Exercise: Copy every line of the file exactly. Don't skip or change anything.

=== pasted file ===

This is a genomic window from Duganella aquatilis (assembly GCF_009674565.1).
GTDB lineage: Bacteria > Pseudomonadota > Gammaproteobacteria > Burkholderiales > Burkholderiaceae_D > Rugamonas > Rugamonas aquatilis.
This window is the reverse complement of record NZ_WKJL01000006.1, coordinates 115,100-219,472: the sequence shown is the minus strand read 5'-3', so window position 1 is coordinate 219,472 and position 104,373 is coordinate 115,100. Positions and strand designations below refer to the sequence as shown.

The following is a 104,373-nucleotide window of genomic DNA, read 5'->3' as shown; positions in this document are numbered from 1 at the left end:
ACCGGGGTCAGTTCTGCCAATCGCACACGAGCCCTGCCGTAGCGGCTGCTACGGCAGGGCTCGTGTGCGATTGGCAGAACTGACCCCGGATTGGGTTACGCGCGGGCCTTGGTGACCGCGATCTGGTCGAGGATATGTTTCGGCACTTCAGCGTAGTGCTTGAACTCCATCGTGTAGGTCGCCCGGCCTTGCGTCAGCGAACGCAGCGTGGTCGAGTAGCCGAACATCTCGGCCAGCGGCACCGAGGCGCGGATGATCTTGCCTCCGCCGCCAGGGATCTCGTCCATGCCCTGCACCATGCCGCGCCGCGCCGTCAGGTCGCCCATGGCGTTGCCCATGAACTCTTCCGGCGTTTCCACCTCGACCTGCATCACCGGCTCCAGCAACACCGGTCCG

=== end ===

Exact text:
This is a genomic window from Duganella aquatilis (assembly GCF_009674565.1).
GTDB lineage: Bacteria > Pseudomonadota > Gammaproteobacteria > Burkholderiales > Burkholderiaceae_D > Rugamonas > Rugamonas aquatilis.
This window is the reverse complement of record NZ_WKJL01000006.1, coordinates 115,100-219,472: the sequence shown is the minus strand read 5'-3', so window position 1 is coordinate 219,472 and position 104,373 is coordinate 115,100. Positions and strand designations below refer to the sequence as shown.

The following is a 104,373-nucleotide window of genomic DNA, read 5'->3' as shown; positions in this document are numbered from 1 at the left end:
ACCGGGGTCAGTTCTGCCAATCGCACACGAGCCCTGCCGTAGCGGCTGCTACGGCAGGGCTCGTGTGCGATTGGCAGAACTGACCCCGGATTGGGTTACGCGCGGGCCTTGGTGACCGCGATCTGGTCGAGGATATGTTTCGGCACTTCAGCGTAGTGCTTGAACTCCATCGTGTAGGTCGCCCGGCCTTGCGTCAGCGAACGCAGCGTGGTCGAGTAGCCGAACATCTCGGCCAGCGGCACCGAGGCGCGGATGATCTTGCCTCCGCCGCCAGGGATCTCGTCCATGCCCTGCACCATGCCGCGCCGCGCCGTCAGGTCGCCCATGGCGTTGCCCATGAACTCTTCCGGCGTTTCCACCTCGACCTGCATCACCGGCTCCAGCAACACCGGTCCG